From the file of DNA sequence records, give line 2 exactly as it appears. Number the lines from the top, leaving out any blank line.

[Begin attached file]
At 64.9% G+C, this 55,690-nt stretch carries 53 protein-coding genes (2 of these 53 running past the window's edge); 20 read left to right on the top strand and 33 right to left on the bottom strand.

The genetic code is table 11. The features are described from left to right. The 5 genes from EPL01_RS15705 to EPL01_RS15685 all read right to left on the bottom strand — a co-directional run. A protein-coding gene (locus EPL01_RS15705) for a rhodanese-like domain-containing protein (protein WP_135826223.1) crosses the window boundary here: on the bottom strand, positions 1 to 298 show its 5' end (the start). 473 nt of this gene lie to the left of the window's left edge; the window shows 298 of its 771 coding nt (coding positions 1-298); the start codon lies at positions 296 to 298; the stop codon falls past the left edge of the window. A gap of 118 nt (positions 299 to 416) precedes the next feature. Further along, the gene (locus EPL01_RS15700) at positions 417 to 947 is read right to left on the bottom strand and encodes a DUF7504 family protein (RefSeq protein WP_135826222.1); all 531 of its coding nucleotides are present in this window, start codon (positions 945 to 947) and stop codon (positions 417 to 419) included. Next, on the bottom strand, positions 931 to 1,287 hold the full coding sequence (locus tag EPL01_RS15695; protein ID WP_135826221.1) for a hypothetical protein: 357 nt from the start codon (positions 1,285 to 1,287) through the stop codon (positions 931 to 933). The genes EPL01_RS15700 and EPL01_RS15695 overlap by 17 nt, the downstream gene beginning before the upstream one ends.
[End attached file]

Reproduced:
The genetic code is table 11. The features are described from left to right. The 5 genes from EPL01_RS15705 to EPL01_RS15685 all read right to left on the bottom strand — a co-directional run. A protein-coding gene (locus EPL01_RS15705) for a rhodanese-like domain-containing protein (protein WP_135826223.1) crosses the window boundary here: on the bottom strand, positions 1 to 298 show its 5' end (the start). 473 nt of this gene lie to the left of the window's left edge; the window shows 298 of its 771 coding nt (coding positions 1-298); the start codon lies at positions 296 to 298; the stop codon falls past the left edge of the window. A gap of 118 nt (positions 299 to 416) precedes the next feature. Further along, the gene (locus EPL01_RS15700) at positions 417 to 947 is read right to left on the bottom strand and encodes a DUF7504 family protein (RefSeq protein WP_135826222.1); all 531 of its coding nucleotides are present in this window, start codon (positions 945 to 947) and stop codon (positions 417 to 419) included. Next, on the bottom strand, positions 931 to 1,287 hold the full coding sequence (locus tag EPL01_RS15695; protein ID WP_135826221.1) for a hypothetical protein: 357 nt from the start codon (positions 1,285 to 1,287) through the stop codon (positions 931 to 933). The genes EPL01_RS15700 and EPL01_RS15695 overlap by 17 nt, the downstream gene beginning before the upstream one ends.